The Devil's Bridge, apparently, has the same failing as the good Homer. It was decidedly nodding. The volume of water in the torrent was shrunken, and there was none of that thunderous uproar and far-leaping spray which have kept up a miniature tempest in the neighbourhood when I have passed before. . . . It suddenly occurs to me that the fault is not in the good Homer's inspiration, but simply in the big black pipes I just mentioned. They dip into the rushing stream higher up, apparently, and pervert it's fine frenzy to their prosaic uses. There could hardly be a more vivid reminder of the standing quarrel between use and beauty, and the hard time poor beauty is having. I looked wistfully, as we rattled into dreary Andermatt, at the great white zigzags of the Oberalp road, climbing away to the left. Even on one's way to Italy one may spare a pulsation of desire for that beautiful journey through the castled Grisons. I shall always remember my days drive last summer through that long blue avenue of mountains, to queer little mouldering Ilanz, visited before supper in the ghostly dusk, as an episode with colour in it. . . . At Andermatt a sign over a little black doorway, flanked by two dunghills, seemed to me tolerably comical: Minéraux, Quadrupèdes, Oiseaux, Œufs, Tableaux Antiques. We bundled in to dinner, and the American gentleman in the banquette made the acquaintance of the Irish lady in the coupé, who talked of the weather as foine, and wore a Persian scarf twisted about her head. At the other end of the table sat an Englishman out of the intérieur, who bore a most extraordinary resemblance to the portraits of Edward VI.'s and Mary's reigns. He was a walking Holbein. It was fascinating, and he must have wondered why I stared at him. It wasn't him I was staring at, but some handsome Seymour, or Dudley, or Digby, with a ruff and a round cap and plume. An intense and most distinguished English type. . . . From Andermatt, through it's high, cold, sunny valley, into rugged little Hospenthal, and then up the last stages of the ascent. From here the road was all new to me. Among the summits of the various Alpine passes there is little to choose. You wind and double slowly into keener cold and deeper stillness; you put on your overcoat and turn up the collar; you count the nestling snow patches, and then you cease to count them; you pause, as you trudge before the lumbering coach, and listen to the last-heard cow bell tinkling away below you, in kindlier herbage. The sky was tremendously blue, and the little stunted bushes, on the snow-streaked slopes, were all dyed with autumnal purples and crimsons. It was a great piece of colour. Purple and crimson, too, though not so fine, were the faces thrust out at us from the greasy little double casements of a barrack beside the road, where the horses paused before the last pull. There was one little girl in particular, beginning to lisser her hair, as civilization approached, in a manner not to be described, with her poor little blue-black hands. . . . To think of chilblains beginning in August! . . At the summit there are the two usual grim little stone taverns, the steel-blue tarn, the snow-White peaks, the pause in the cold sunshine. Then we began to rattle down, with two horses. In five minutes we were swinging along the famous zigzags. Engineer, driver, horses—-it's very handsomely done by all of them. The road curves and curls, and twists and plunges, like the tail of a kite; sitting perched in the banquette, you see it making below you, in mid air, certain bold gyrations, which bring you as near as possible, short of the actual experience, to the philosophy of that immortal Irishman who wished that his fall from the housetop would only last. But the zigzags last no more than Paddy's fall, and in due time we were all coining to our senses over cafe au lait in the little inn at Faido. After Faido, the valley, plunging deeper, began to take thick afternoon shadows from the hills, and at Airolo we were fairly in the twilight. But the pink and yellow houses shimmered through the gentle gloom, and Italy began in broken syllables to whisper that she was at hand. For the rest of the way to Bellinzona her voice was muffled in the grey of evening, and I was half vexed to lose the charming sight of the changing vegetation; but only half vexed, for the moon was climbing all the while nearer the edge of the crags which overshadowed us, and a thin, magical light came trickling down into the winding, murmuring gorges. It was a most enchanting ride. The chestnut trees loomed up with double their daylight stature; the vines began to swing their low festoons like nets to trip up the fairies. At last the ruined towers of Bellinzona stood gleaming in the moonshine, and we rattled into the great post yard. It was eleven o'clock, and I had risen at four; moonshine apart, I was not sorry.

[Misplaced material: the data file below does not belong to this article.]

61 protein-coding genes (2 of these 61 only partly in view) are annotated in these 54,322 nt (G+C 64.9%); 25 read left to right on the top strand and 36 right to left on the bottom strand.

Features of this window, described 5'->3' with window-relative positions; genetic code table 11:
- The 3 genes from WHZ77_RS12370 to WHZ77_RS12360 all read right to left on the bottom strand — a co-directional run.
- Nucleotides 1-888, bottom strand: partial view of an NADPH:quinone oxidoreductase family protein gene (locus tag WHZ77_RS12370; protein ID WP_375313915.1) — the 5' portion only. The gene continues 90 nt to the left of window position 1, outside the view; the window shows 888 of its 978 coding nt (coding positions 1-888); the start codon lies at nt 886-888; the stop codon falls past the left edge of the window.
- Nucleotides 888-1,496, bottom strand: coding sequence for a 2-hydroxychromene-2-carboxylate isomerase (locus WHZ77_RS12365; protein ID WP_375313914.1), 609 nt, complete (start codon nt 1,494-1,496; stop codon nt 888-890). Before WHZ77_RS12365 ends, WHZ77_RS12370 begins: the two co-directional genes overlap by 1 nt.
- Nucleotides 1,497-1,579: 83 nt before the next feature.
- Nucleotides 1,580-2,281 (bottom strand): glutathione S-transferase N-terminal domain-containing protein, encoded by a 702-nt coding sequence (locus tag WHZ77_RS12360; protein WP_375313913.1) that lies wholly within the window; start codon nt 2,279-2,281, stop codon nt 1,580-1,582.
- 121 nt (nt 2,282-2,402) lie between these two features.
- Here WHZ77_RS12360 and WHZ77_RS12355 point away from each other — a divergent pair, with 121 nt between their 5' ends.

All that was very well; but the drive next day from Bellinzona to Como is to my mind what gives it's supreme beauty to the St. Gothard road. One can't describe the beauty of the Italian lakes, nor would one try if one could; the floweriest rhetoric can recall it only as a picture on a fireboard recalls a Claude. . . . But it lay spread before me for a whole perfect day—-in the long gleam of Lago Maggiore, from whose head the diligence swerves away, and begins to climb the bosky hills which divide it from Lugano; in the shimmering, melting azure of the Italian Alps; in the luxurious tangle of nature and the familiar picturesqueness of man; in the lawn-like slopes, where the great grouped chestnuts make so cool a shadow in so warm a light; in the rusty vineyards, the littered corn fields, and the tawdry wayside shrines. But most of all, it's the deep yellow light which enchants you and tells you where you are. See it come filtering down through a vine-covered trellis on the red handkerchief with which a ragged contadina has bound her hair; and all the magic of Italy, to the eye, seems to make an aureole about the poor girl's head. Look at a brown-breasted reaper eating his chunk of black bread under a spreading chestnut; nowhere is shadow so charming, nowhere is colour so charged, nowhere is accident so picturesque. The whole drive to Lugano was one long loveliness, and the town itself is admirably Italian. There was a great unlading of the coach, during which I wandered under certain brown old arcades, and bought for six sous, from a young woman in a gold necklace, a hatful of peaches and figs. When I came back, I found the young man holding open the door of the second diligence, which had lately come up, and beckoning tome with a despairing smile. The young man, I must note, was the most amiable of Ticinese; though he wore no buttons; he was attached to the diligence in some amateurish capacity, and had an eye to the mail-bags and other valuables in the boot. I grumbled, at Berne, over the want of soft curves in the Swiss temperament; but the children of the tangled Tessin are cast in the Italian mould. My friend had as many quips and cranks as a Neapolitan; we walked together for an hour under the chestnuts, while the coach was plodding up from Bellinzona, and he never stopped singing till we reached a little wine-house, where he got his mouthful of bread and cheese. . . . I looked into the open door and saw the young woman sitting rigid and grim, staring over his head, with a great pile of bread and butter in her lap. He had only informed her, most politely, that she was to be transferred to another diligence, and must do him the favour to descend; but she evidently thought there was but one way for a respectable British young woman, dropping her “h's,” to receive the politeness of a foreign young man with a moustache and much latent pleasantry in his eye. Heaven only knew what he was saying! I told her, and she gathered up her parcels and emerged. A part of the days great pleasure, perhaps, was my grave sense of being an instrument in the hands of Providence toward the safe consignment of this young woman and her boxes. When once you have taken a baby into your arms, you are in for it; you can't drop it—-you have to hold it till some one comes. My prim protégée was a baby as to the methods of foreign travel, though doubtless cunning enough at her trade, which I inferred to be that of making up those prodigious chignons which English ladies wear. Her mistress had gone on a mule over the mountains to Cadennabbia. and she was coming up with her wardrobe, in two big boxes and a bath-tub. I had played my part, under Providence, at Bellinzona, and had interposed between the poor girl's frightened English and the dreadful Ticinese French of the functionaries in the post-yard. At the custom-house, on the Italian frontier, I was of peculiar service; there was a kind of fateful fascination in it. The wardrobe was voluminous; I exchanged a paternal glance with my charge as the douanier plunged his brown fists into it. Who was the lady at Cadennabbia? What was she to me or I to her? She wouldn't know, when she rustled down to dinner next day, that it was I who had guided the frail skiff of her “millinerial" fortunes to port. So, unseen, but not unfelt, do we cross each others orbits. The skiff may have foundered that evening, in sight of land, though. I disengaged the young woman from among her fellow-travellers, and placed her boxes on a hand-cart, in the picturesque streets of Como, within a stones throw of that lovely cathedral, with it's façade of cameo medallions. I could only make the facchino swear to take her to the steamboat. I had done my best, but, being bound for Milan, I couldn't in conscience accompany her to Cadennabbia.